My collection, William Greenway’s Selected Poems is from FutureCycle Press. Both my tenth and eleventh collections won Ohio Poetry Book of the Year Awards. I have published in Poetry, American Poetry Review, Georgia Review, Southern Review, Poetry Northwest, Shenandoah, and Prairie Schooner. I'm Distinguished Professor of English at Youngstown State University.
November in the South
Somewhere a thousand miles down
there's a silence between tin-roofed farms,
corn stubble, and the steel wool
of distant trees I owned on days
the gray clouds swirled and combed
like hair, lighter where the sun
yellows as it sets.
It's not cold but has been,
the clay paths spewed up
in red ice, everything still
and vertical as nails, sepia
photograph of rain. A far off pan
of lake, cleaned of brush by the cold,
is a puddle in a yard of brown grass.
I follow trails across clearings of that
knee-high hay-grass no one knows the name of,
the arms of every oak at the woods'
edge holding shadow
like an x-ray, every pine
layering its darkness. I know inside
the rusted shavings of leaves,
smell of leafmeal, broken strings
of pine needles.
Maybe one duck, circling the lake
In Defense of November
November is the most disagreeable month in the whole year.
—Louisa May Alcott
I disagree, Louisa. I like it
when wind has raked the land,
discovering the grass green again
after the parchment of August,
sultry September, garish October,
the sky now cottony-cloudy
and comfy as a faded quilt.
No more guilt
about wasting days of long light
and high heat, grown tired of
like the ardor of an old love.
The world's been tidied away
into the earth, last year's fashions
folded under another layer of leaves.
Soon the solstice will spread its white linen
for the feast when the short days
diminish and light begins to bud
into the big yellow bloom of spring,
freshets of thaw, resurrections,
the come-back, honeyed hum of bees.
See, Louisa? It’s November
we have to thank for these.
Death is the mother of beauty . . . .
She strews the leaves
Of sure obliteration on our paths . . . .
The colors this November (spinster, sad
stepsister month, hay hat trimmed
with falling leaves and clad
in holey, woolly, evening coat)
were still so perfect, although so late,
the sun was glad to cut its throat
at dusk and bleed above the hills to say,
How could I have topped today?
If death is the mother of beauty,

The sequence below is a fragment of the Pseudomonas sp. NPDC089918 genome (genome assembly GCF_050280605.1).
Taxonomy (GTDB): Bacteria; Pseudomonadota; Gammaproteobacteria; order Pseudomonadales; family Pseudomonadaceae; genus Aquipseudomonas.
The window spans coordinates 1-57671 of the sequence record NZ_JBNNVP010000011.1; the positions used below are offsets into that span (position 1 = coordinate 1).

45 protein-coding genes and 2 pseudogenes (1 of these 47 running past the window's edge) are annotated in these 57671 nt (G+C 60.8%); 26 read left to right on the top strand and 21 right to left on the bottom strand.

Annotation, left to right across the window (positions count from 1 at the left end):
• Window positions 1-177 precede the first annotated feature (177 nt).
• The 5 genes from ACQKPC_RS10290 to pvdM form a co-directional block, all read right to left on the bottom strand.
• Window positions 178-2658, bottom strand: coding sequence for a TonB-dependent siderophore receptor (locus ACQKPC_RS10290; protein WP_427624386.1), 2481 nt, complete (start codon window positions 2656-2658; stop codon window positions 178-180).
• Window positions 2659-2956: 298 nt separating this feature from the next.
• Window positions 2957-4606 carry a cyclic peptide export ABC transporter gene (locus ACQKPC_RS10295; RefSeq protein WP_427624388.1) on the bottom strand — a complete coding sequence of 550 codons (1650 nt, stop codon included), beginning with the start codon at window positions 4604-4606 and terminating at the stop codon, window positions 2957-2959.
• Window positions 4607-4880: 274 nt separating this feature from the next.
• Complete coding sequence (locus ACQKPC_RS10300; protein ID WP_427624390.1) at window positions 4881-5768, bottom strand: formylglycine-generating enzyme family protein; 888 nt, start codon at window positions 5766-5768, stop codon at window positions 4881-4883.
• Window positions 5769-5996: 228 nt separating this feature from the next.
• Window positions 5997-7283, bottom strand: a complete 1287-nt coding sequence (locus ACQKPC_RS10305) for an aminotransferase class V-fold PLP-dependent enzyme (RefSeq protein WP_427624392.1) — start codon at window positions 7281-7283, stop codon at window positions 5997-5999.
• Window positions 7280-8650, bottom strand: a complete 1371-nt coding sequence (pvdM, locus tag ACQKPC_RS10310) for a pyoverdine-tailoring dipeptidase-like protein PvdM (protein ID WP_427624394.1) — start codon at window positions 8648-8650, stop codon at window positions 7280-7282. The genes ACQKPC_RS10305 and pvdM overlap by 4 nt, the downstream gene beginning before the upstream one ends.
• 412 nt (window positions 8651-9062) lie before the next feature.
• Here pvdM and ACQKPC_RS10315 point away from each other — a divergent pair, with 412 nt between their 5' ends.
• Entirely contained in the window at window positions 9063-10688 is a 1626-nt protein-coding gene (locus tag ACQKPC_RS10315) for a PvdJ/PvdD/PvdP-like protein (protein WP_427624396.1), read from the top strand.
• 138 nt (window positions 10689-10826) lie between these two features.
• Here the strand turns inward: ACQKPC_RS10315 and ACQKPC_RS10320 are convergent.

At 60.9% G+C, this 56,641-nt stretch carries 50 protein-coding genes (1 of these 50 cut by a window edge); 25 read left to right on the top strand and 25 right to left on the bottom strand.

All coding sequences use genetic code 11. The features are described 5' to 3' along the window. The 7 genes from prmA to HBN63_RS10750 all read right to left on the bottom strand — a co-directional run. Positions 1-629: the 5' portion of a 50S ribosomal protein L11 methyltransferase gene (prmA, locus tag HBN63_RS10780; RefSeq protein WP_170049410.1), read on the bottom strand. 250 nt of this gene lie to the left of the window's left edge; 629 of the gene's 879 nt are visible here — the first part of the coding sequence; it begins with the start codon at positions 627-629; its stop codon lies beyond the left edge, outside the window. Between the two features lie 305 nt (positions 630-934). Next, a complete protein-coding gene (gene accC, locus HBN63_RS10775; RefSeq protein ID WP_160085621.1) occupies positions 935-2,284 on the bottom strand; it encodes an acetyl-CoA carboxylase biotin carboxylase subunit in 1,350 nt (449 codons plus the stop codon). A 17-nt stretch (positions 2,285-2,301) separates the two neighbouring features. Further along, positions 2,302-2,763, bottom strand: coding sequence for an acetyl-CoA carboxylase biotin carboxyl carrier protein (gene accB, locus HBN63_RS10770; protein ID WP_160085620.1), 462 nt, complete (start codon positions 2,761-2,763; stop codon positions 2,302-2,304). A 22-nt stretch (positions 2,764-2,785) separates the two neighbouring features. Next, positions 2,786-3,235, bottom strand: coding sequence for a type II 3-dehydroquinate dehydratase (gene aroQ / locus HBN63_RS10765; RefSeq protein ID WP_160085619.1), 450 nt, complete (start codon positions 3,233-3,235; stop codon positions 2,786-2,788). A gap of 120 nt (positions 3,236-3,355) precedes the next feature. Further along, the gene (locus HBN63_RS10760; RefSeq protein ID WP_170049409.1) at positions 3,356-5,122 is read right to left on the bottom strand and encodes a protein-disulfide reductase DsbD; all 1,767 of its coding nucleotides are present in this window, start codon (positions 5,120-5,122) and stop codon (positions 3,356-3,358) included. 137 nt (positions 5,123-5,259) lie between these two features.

she's a widow, rich, rouged, and pearled,
with violet-tinted, silver curls,
leaving behind an orphan world
running naked everywhere,
precocious, sparking, red-haired, new.
She cries each evening in despair,
Child, whatever will become of you?
Stands the church clock at ten to three?
And is there honey still for tea?
. . . and live alone in the bee-loud glade.
—W. B. Yeats
I imagine, never having been here,
the pub The Moon Under Water, beer
a stream trickling through the town
waving watercress for tea
sandwiches of brown
bread with yellow butter, fresh
eggs, afternoons of sunny
birdsong, bees, and the honey
cobbles beneath the horses' hooves
and wagon wheels,
no cars, of course, nor tourists,
keeping it quiet as the fields
around, the only quiet place I know
where I could go.
In Heaven It Is Always Autumn -John Donne
It all seemed to happen that same year
we lived in England, every hill golden
with the turning beeches, crimson apples
in the orchard by our cottage
muted pink by the mist rising
off the river reflecting
the upside down
palette of it all.
In Italy, the vineyards
wore the yellow, plaited hair
of harvest, every barn breathing out
the warm crush and gush of grapes
like the winey kisses of a long
we couldn’t see coming
stalled for a while,
an Indian summer before the stroke.
Had it happened while we were hiking
the paths of fallen leaves, miles
from help, we’d have thought, though
not said, we hoped for any afterlife
to rival this heaven—color box
of plum, ocher, cinnamon, lemon—
and the blood-red beauty of the dead
gone on before us.
©2016 William Greenway
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